In December 1912, Arthur Smith Woodward, keeper of palaeontology at the Natural History Museum, and Charles Dawson, an amateur geologist, delivered a sensational paper to the Geological Society in London announcing the discovery of a primitive ape-like ancestor of Man at Piltdown, Sussex. 'Piltdown Man' was welcomed as evidence of the 'missing link' between apes and humanoids.
Dawson had unearthed part of a skull and jawbone along with primitive tools during a dig in a gravel pit at Piltdown. The finds were significant because the skull fragments were 'humanoid' in nature, while the jawbone was distinctly ape-like, apart from its teeth which were human-like. This fitted in with the prevailing view of humanoid development that the first 'human' feature to develop was the enlarged brain. Further finds at the site, including tools, appeared to confirm the view that Man's earliest ancestor had been discovered. Smith became involved in the episode as he was considered as the leading expert of the comparative anatomy of the brain. Smith having examined an endocranial cast reconstructed from the finds, and declared them to be evidence of the most primitive ape-like brain yet discovered. Other experts rejected this thesis from the start, but some of the most damaging criticism were made by Arthur Keith (1866-1955), Conservator of the Hunterian Museum of the Royal College of Surgeons, who was concerned about the reconstruction of the vault bones of the skull. In February 1914, Smith read a paper on Piltdown Man to the Royal Society, which was based on the original reconstruction of the skull. Keith, who was in the audience, challenged Smith's findings and a heated argument ensued. Eventually, however, Keith came to accept the integrity of the findings, following further excavations at Piltdown, including the discovery of a second individual in 1915 (later extensive excavations at the site were to reveal no more fossil remains).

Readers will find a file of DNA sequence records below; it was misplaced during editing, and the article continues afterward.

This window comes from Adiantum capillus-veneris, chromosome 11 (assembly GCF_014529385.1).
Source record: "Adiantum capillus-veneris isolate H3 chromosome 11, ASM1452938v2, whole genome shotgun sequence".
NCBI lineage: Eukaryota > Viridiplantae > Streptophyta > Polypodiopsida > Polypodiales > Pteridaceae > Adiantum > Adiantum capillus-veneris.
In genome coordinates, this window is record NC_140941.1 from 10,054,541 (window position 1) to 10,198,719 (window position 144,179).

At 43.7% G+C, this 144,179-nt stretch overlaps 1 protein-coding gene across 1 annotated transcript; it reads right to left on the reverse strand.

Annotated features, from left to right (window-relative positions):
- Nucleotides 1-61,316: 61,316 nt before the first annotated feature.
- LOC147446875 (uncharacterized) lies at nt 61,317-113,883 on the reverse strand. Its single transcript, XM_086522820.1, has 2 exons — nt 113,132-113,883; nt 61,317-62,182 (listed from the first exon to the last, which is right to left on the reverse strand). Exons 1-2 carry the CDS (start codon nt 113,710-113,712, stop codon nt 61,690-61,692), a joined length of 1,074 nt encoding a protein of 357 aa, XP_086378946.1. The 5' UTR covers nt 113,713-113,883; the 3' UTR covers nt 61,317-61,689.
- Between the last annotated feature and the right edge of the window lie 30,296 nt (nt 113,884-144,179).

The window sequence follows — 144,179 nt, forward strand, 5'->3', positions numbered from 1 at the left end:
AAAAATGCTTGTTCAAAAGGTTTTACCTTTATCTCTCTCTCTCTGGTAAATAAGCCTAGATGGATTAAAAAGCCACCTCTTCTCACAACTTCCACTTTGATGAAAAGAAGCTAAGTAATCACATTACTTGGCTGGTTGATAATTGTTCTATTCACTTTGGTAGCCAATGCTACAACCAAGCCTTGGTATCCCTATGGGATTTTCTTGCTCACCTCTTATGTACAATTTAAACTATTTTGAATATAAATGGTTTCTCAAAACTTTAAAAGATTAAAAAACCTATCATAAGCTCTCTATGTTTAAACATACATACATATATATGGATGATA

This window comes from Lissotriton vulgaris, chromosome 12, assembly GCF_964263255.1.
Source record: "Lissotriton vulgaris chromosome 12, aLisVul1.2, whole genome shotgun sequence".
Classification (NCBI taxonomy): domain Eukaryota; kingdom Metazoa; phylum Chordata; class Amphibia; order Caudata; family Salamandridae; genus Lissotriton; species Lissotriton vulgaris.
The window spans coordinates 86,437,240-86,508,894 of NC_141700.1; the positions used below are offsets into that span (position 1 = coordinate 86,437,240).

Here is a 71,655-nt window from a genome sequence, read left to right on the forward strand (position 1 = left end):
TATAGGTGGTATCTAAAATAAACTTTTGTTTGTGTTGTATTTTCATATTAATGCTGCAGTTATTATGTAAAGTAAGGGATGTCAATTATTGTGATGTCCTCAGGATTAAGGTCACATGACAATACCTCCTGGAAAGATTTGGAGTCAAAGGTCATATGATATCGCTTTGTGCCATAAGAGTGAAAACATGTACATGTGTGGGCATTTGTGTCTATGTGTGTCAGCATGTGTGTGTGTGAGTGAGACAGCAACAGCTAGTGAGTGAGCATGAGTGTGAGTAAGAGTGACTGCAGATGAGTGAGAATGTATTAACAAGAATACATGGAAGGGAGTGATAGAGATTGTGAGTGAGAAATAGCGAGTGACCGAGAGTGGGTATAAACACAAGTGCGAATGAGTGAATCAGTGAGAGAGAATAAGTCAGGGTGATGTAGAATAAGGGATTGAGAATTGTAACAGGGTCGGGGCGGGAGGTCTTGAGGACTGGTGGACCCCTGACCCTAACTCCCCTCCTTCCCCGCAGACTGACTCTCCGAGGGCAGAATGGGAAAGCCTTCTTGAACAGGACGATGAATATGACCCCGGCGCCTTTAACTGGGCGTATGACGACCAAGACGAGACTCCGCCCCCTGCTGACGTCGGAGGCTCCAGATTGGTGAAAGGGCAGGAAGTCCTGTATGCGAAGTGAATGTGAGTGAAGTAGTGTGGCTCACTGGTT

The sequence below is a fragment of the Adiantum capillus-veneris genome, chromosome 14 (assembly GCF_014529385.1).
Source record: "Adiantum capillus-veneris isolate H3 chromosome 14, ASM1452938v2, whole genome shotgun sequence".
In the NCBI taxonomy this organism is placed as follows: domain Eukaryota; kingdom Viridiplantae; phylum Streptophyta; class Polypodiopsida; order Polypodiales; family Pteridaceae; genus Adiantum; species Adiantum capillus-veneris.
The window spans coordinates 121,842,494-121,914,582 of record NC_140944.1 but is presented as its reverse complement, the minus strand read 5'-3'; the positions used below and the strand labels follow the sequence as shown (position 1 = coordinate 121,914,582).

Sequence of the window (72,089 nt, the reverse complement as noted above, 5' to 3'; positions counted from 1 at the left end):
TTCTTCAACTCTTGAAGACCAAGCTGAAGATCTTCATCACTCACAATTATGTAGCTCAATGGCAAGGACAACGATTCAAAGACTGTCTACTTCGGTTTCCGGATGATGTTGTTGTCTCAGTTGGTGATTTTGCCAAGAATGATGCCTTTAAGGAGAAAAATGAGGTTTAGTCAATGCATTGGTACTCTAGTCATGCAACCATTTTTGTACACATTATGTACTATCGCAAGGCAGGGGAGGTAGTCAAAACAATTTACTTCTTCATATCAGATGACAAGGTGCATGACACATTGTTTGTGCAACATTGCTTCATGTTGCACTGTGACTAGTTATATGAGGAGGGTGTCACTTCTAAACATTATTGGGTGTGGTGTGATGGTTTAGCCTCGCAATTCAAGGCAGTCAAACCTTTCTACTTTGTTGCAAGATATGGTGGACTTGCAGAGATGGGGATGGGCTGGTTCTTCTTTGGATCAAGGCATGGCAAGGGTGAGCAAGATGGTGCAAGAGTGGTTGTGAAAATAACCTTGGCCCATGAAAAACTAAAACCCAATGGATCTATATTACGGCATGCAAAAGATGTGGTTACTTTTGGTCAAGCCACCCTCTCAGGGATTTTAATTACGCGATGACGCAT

For many years Woodward's view that a new creature had been discovered was accepted by all but a few sceptics. However, subsequent research was to challenge the view that humanoid creatures from the Pliocene era could have had large brains. In the 1950s Piltdown Man was exposed as a fraud following chemical analyses of the bones. These revealed the skull came from a modern human and the jawbone from an orang-utan. The bones were found to have been stained and abraded to give an appearance of great antiquity. The ultimate perpetrator of the hoax remains unknown; Charles Dawson as the discoverer of the bones was considered an obvious culprit, but it has also been suggested that Martin Hinton, a junior of Smith Woodward's at the Natural History Museum, played a leading role in the affair.